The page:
Donald Macintyre's Sketch: Grey voters give the tardy PM colourful reminders about social care


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Indy Politics

Normally, before Cameron Direct events, the audience waits in respectful silence for the Prime Minister.

 Yesterday the pensioners became restive. “Our speaker hasn’t quite arrived yet,” announced the motherly MC. “What do you expect from a bloody Tory?” shouted one man. Another senior was ominously reading a Socialist Worker leaflet. Hoping for a video diversion, the MC pleaded plaintively above the growing hubbub: “Can we have the active communities clips, please guys?”

Yesterday’s Age UK “election rally” was not the ideal gig to be late for, particularly since the irony of the imminent presence of a PM who had just dramatically forecast his own retirement was clearly not lost on these retirees. The heckling was several rungs down from the notorious slow handclapping of Tony Blair at a Women’s Institute conference in 2000. But once the questions started it was obviously going to be difficult. And noisy. Hands, and indeed walking sticks, shot up.

Someone asked what he was going to do about nurses leaving the NHS to work in agencies for more money. Cameron banged on about nurses going where they were needed. “You haven’t answered my question,” the man (accurately) interrupted him. “They’re leaving the NHS to get more money,” shouted a group of women like a Gilbert and Sullivan chorus. “Rubbish,” called others as Cameron tried again.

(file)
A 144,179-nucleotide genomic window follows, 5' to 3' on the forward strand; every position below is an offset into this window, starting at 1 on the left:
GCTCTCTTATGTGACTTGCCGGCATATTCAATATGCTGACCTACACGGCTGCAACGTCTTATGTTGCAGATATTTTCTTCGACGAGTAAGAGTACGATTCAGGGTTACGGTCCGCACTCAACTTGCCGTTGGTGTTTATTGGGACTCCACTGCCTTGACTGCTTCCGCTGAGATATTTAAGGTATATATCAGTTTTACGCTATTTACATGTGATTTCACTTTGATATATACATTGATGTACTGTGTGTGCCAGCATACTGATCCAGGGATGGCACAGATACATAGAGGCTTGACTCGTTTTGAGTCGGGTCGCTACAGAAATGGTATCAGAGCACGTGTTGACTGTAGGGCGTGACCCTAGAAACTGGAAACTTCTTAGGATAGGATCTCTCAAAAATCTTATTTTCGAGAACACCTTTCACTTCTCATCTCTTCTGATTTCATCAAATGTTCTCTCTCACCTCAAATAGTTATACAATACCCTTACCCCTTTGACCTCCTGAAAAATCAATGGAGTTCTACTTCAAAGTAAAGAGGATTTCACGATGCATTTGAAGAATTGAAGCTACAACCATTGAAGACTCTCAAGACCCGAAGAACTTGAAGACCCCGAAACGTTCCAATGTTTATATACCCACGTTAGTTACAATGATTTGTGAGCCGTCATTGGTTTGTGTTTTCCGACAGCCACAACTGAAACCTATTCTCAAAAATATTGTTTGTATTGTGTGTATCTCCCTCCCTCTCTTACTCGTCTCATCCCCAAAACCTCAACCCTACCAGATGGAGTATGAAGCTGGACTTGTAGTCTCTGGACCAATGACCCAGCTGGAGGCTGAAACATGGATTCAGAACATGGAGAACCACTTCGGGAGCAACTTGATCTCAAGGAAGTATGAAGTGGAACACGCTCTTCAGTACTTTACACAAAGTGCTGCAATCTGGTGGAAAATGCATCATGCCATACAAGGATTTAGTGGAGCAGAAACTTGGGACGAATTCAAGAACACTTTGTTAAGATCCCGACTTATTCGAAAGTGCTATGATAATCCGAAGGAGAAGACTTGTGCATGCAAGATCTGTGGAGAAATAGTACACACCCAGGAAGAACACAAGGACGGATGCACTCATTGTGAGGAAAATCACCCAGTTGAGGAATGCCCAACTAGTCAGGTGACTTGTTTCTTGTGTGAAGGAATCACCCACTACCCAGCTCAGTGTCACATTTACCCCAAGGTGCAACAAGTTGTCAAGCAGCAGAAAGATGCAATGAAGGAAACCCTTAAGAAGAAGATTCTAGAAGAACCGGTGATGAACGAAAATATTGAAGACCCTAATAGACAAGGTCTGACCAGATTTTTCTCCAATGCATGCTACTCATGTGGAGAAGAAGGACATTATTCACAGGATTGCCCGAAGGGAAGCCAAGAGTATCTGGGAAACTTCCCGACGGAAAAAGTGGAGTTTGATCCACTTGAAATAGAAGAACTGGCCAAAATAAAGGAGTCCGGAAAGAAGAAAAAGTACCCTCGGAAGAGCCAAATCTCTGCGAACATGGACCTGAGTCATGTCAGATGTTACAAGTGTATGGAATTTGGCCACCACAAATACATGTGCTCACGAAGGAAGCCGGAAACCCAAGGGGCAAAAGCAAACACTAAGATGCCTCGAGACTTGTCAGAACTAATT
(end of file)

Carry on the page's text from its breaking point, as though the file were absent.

Luckily, one man got up to say it was his “dream come true” to ask Cameron a question. “You must have very low standards,” the man with the Socialist Worker leaflet growled. While Cameron stressed year-on-year increases in NHS expenditure – not to mention the triple-locked pensions, the universal benefits and so on – the audience seemed ungratefully preoccupied with cuts in social care.

Another man suggested that the example of Lord Beaverbrook as a “progress-chaser” Second World War production supremo – one clearly fresh in his long memory – should be followed by appointing a cabinet minister specially for the elderly. Cameron implied mysteriously that this would actually make things worse and each departmental minister should think about the old. But then he said: “If you’re not satisfied with how elderly people are being looked after by this Government, don’t blame other ministers – blame me.” “We are,” shouted someone.

It isn’t often a politician turns to the media for relief, even if he was jeered for doing so. “They’ve been promised,” he explained. “They’ve sat quietly at the back.”

“Unlike you shower,” he might have added, but fortunately didn’t. There were some irreverent laughs as, asked about eschewing a third term, he explained “what I did in my kitchen is I gave a very straight answer to a straight question.” Closing, he appealed for support for “another Conservative government.” “Not a chance,” exclaimed one malcontent.

Understandably Cameron emphasised that he and his new best friend, the Greens’ Natalie Bennett, were the only leaders to turn up. But judging by the audience’s volatility, Messrs Miliband and Clegg may have made the right call by staying away.